See pages 13-15 in "Electrical Contacts: Principles and Applications" for reference.

Imagine the following system:

  • Two flat, but rough, surfaces of the same finite area $A$ being brought together.
  • The roughness of the surfaces is much less in magnitude than the total thickness of the two bodies hosting these surfaces.
  • These bodies have the same electrical resistivity $\rho$.
  • Body 1/Surface 1 is fixed in space.
  • Surface 2 is pressed against Surface 1 with force $F$.
  • Each body has the same Meyer hardness $H$.
  • The surfaces are perfectly clean.

The true mechanical contact area $A_m$ is much smaller than the nominal contact area $A_n=A$. Given this fact, the actual pressure at the contacts is much higher than you might initially expect, typically of the order of the strength of the material that the bodies are made of. It is suggested that the contact pressure is equal to the flow pressure of the bodies and plastic flow occurs.

Taking the above, the we can make the assertion:


It seems quite counter-intuitive at first that there is no presence of $A$ in the equation. In other words, it doesn't matter how large the contacting surfaces are, for the same force they will have the same $A_m$. I'll leave the book (link above) to explain this further.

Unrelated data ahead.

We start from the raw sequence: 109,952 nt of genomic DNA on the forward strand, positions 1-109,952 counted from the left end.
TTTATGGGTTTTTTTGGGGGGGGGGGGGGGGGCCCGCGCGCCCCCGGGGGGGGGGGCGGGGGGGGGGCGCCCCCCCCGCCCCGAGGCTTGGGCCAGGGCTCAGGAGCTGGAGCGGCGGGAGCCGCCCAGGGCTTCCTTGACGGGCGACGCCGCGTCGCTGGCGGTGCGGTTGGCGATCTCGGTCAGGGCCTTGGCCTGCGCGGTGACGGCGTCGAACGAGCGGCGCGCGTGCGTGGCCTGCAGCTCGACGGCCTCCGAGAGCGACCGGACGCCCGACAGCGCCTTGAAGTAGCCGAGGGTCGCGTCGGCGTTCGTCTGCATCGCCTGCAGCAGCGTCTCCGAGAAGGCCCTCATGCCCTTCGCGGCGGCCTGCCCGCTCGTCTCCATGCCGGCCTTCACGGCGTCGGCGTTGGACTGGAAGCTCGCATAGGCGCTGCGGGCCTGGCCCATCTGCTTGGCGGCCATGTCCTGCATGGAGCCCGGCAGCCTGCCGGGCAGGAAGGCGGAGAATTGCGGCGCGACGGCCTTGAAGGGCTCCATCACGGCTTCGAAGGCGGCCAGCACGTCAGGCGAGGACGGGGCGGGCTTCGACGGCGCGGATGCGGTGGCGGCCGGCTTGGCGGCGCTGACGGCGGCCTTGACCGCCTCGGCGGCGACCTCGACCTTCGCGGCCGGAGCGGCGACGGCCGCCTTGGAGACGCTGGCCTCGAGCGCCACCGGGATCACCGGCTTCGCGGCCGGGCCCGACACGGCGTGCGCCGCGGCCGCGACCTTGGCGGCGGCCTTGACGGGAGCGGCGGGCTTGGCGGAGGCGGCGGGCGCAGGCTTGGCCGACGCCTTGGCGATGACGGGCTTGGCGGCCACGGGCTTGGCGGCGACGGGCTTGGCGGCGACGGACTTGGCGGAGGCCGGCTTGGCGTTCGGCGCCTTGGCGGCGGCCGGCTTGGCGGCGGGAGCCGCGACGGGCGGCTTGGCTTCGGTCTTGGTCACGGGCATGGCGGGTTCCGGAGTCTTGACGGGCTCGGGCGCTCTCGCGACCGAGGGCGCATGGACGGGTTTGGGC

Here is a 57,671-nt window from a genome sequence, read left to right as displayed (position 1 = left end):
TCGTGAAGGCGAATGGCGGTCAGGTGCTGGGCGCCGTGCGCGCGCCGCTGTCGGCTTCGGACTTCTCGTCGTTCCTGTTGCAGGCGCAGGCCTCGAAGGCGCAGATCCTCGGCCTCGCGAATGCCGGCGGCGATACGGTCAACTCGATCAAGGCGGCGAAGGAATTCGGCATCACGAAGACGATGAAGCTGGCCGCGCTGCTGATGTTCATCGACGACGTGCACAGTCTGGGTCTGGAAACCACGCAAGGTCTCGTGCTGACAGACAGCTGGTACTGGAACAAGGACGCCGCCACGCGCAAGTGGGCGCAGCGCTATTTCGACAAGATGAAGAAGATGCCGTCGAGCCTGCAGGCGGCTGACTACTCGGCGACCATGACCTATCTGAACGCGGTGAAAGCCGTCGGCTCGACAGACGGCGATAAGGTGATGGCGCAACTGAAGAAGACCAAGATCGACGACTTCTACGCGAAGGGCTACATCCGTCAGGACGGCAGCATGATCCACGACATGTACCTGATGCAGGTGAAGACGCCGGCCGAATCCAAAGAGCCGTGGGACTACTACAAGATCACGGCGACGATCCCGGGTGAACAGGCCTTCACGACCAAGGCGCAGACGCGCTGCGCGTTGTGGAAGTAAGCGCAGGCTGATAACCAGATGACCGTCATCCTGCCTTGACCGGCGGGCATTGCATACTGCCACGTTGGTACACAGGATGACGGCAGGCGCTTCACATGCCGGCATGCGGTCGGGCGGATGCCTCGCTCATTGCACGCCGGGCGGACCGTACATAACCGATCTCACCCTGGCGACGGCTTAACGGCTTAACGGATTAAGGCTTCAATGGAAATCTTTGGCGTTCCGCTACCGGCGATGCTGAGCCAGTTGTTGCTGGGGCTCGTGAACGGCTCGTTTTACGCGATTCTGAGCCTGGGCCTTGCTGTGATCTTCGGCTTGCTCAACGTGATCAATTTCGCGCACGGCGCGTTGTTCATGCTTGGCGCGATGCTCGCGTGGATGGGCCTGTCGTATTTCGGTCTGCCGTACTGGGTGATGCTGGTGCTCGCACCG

Following some additional working in the book, we obtain the following important equation, that appears to be generally accepted:

$$R_c=\sqrt{\frac{\rho^2\eta\pi H}{4F}}$$

Here $\eta$ is related to how clean the surfaces are. We will make $\eta=1$, based on our earlier assumption that the surfaces are clean. We will now say:


Where $k=\sqrt{\frac{\rho^2\pi H}{4}}$.

So, $R_c$ is proportional to the inverse square root of $F$. I find this relationship a little odd. Why I find it odd, should make more sense based on a parallel problem below.

For a fixed $F$ let's model $R_c$ as just a simple resistor. Say I split $A$ into 4 smaller but equal areas, $A_s$, such that $A=4A_s$. I should be able to treat each $A_s$ as a resistor with resistance $R_s$. Now we have 4 resistors of resistance $R_s$ that are in parallel with each other, one for each area $A_s$. Given that these resistors are in parallel with each other, it should be pretty straightforward, via Ohm's Law, to relate $R_c$ to $R_s$:


The resistance of $A_s$ is 4 times larger than the resistance of $A$. This makes sense to me, 1/4 of the cross-sectional area means 4 times the resistance. Sum them all together in parallel and you get $R_c$. It all adds up.

But think about it in relation to our $\sqrt{F}$ relationship above. For a fixed $F$, evenly distributed, isn't the force applied to $A_s$ equal to $\frac{F}{4}$? If so, our equation for $R_s$ becomes:


Relating this to equation for $R_c$ above gives us the relationship:


I appear to have two contradicting statements for how to relate $R_s$ to $R_c$, with a factor of $\sqrt{N}$ difference, where $N$ is the number of smaller areas I choose to split the surface into. If $R_c$ was proportional to $\frac{1}{F}$ instead, this would fix the issue.

Given that I am trying to do finite element analysis, I have a significant issue here. Any ideas where I am going wrong?

Some additional thoughts